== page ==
There are still a few days to go until the closing date for the first of the three “F1 Connectivity Innovation Prize” challenges and already thousands of people have gone to the Competition Website to check out the rules and a good number have made an entry.
The first challenge is to demonstrate new and insightful information that can be derived from Formula One Management’s live data timing pages and to propose how this new information could be visually packaged in order to add suspense and excitement to the audience experience.
The competition, backed by Tata Communications, Formula One Management and Mercedes AMG Petronas F1 Team, is to encourage F1 fans who want to get closer to the sport and engage in some behind the scenes real world F1 issues.
The ultimate prize is a cash award of $50,000 and there are further prizes, which will see the winners go behind the scenes at next year’s Monaco Grands Prix.
There is a lot that can theoretically be predicted from crunching the numbers of the timing data from Free Practice, qualifying and the race. The Free Practice in particular is very useful for predicting what will happen in the race; all the team strategists use the information they get from Free Practice 2 and the long runs to set their strategies for Sunday’s race, for example.
Part of the challenge invites people to find a way to present the lime time data in a different way, to package up the crucial information on a single screen, ideally, which works for media and teams at the track as well as fans all over the world.
Something I’d love to see as a live broadcaster, for example, is a screen which overlays information from the timing pages on track temperature and other weather conditions with the lap times to see trends there. I’d also love to see something that has a fuel consumption value per lap set, and which therefore shows the cars’ actual pace and tyre degradation in real time. I think a lot of fans would like that too, especially the ones who like to second guess the strategies and see if they can do better than the teams!
One reader, NZ Idol, gave this thoughts on what might work well in this competition:
“Even with just these basic pieces of information you can do some interesting calculations, just adding the 3 fastest individual sectors of a driver gives you a theoretical fastest lap. Collecting a series of lap-times when they do a tyre run is one aspect but if you let the user add the expected fuel use per lap and the expected fuel weight penalty you can get more insight in the real tyre deg by doing a simple calculation.
If you look into the actual protocol file it is very optimized to display a screen of laptimes, it is not a complete record of actual cars passing actual control lines, so part of any solution should be a redesign of this protocol to get something smarter but still allow for unstable connections and minimal server load.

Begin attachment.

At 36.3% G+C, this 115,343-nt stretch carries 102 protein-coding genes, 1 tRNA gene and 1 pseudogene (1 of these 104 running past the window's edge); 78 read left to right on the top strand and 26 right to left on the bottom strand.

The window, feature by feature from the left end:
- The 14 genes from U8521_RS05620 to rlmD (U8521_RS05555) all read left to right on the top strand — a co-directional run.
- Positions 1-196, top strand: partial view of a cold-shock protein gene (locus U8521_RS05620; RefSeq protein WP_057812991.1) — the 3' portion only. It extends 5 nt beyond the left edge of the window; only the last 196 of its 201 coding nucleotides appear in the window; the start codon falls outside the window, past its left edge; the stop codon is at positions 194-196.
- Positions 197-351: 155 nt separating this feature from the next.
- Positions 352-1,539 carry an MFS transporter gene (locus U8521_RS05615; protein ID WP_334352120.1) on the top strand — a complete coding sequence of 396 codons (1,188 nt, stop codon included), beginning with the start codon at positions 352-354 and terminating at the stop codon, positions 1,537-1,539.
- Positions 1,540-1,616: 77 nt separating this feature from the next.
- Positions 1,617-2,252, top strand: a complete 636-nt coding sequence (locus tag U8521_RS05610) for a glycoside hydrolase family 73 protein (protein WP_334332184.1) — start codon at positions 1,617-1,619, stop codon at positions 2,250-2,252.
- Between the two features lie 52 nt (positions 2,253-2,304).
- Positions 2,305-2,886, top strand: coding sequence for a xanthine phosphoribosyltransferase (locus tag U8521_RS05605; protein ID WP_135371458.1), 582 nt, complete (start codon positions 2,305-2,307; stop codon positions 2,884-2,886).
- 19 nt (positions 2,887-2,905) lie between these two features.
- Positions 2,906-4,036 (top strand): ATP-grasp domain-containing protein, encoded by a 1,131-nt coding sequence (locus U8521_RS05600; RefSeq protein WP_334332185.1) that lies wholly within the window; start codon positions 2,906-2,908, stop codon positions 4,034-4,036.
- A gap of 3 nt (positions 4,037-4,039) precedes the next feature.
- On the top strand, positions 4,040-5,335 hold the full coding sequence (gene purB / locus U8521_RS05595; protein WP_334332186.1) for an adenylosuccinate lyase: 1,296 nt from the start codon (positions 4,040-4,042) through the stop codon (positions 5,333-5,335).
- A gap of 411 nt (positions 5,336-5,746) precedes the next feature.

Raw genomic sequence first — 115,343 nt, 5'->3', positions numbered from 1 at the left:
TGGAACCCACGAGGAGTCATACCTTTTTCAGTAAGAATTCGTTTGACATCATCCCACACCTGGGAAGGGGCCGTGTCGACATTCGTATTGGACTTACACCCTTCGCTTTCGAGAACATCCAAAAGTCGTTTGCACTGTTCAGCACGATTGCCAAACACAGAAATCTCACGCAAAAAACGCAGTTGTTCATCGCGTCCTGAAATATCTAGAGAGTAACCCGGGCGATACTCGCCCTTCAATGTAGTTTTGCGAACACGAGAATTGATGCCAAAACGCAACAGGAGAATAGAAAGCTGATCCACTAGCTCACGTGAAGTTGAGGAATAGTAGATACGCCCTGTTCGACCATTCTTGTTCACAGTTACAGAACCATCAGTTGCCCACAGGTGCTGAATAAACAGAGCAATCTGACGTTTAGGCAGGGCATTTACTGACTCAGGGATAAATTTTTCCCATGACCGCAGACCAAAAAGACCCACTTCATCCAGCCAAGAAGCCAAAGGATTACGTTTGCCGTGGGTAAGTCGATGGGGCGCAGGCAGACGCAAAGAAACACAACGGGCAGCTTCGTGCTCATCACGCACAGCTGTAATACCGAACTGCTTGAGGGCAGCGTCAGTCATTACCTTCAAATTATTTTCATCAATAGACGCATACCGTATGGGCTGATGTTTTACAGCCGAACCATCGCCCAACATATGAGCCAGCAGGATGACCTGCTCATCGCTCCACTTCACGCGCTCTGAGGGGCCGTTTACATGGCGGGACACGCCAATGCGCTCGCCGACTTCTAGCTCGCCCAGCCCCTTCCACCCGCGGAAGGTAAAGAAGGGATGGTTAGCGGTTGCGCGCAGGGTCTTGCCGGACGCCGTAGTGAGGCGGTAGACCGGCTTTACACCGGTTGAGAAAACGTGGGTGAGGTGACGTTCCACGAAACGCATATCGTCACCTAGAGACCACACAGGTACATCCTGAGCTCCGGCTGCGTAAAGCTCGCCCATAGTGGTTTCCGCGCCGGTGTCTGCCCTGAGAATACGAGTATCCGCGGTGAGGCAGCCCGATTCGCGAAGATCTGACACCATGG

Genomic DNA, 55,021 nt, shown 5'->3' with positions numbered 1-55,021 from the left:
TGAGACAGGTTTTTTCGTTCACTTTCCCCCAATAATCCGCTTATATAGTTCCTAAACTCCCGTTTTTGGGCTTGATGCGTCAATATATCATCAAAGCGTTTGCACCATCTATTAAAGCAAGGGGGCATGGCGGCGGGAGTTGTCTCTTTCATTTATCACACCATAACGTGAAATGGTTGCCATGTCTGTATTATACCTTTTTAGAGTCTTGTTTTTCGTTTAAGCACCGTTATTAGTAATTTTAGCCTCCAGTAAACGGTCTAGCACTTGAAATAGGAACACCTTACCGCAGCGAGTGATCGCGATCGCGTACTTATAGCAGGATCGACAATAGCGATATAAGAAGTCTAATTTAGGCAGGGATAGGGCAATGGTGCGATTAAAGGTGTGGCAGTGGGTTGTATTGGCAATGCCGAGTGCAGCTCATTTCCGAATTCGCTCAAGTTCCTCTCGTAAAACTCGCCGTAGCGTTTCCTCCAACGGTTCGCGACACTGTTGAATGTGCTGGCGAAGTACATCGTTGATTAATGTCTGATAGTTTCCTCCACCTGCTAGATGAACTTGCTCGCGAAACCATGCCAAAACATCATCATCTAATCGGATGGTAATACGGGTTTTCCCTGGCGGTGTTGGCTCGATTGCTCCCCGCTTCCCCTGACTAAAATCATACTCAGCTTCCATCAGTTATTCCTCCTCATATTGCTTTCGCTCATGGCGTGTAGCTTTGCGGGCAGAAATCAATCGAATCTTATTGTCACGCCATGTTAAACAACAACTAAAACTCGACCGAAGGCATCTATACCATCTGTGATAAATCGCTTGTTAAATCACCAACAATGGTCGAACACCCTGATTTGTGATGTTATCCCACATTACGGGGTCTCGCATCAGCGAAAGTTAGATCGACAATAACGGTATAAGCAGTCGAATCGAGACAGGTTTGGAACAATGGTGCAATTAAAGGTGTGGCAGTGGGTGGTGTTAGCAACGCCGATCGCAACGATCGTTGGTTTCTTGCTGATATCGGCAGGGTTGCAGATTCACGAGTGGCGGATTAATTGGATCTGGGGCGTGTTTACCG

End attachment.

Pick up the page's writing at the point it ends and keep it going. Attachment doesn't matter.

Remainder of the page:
But when you make the assumption the message timestamp is closely related the actual time the car passed the timing line you can easily calculate the distance between 2 drivers and understand why a specific lap may not be representative of actual performance. When you have those distances between drivers you can create the screen that the teams use to see where you enter the traffic after a pit-stop and if an undercut could work. Seeing if you can make better strategic decisions as the teams is half the fun of watching the timing screens. Yes GPS would add more actual detail and precision but you would need a lot more bandwidth to send all the data. When you have the 3 sector times and the track information with expected corner and top speeds you can estimate position on track and generate an animation.
Another aspect is converting the time into percentages of the fastest lap (the one’s JA provides after the race) to understand tyre deg but also getting an understanding of how the cars evolve through the season, not just at a single race.
What we probably really need is a team “0″ at every race that has the same facilities as the other teams but collects data for the community, and a few open source projects to visualize the information throw in some social media channels and you create a great following in no time.”
JA writes: There are some interesting ideas here, but we need to be careful, because there is also a wrong assumption about car data; the rules make it clear this is about timing data, not car data. If you start adding in car data then the thing becomes overly complicated for a competition such as this. That’s not to say that won’t come in the future, but it’s not for today.
I like his idea of “getting an understanding of how the cars evolve through the season, not just at a single race” – this is called “trending”, and it charts the evolution of performance of a car through a season and would be really interesting to have at one’s fingertips via the timing screen or on the F1 app.
For example, Ferrari were 1.27% off the pace of the Mercedes in Bahrain, but for the last two races they have been 0.76% and 0.78% off Mercedes, showing a clear (improving) trend.
Entries for the first challenge close at 16-00GMT on Friday 18th July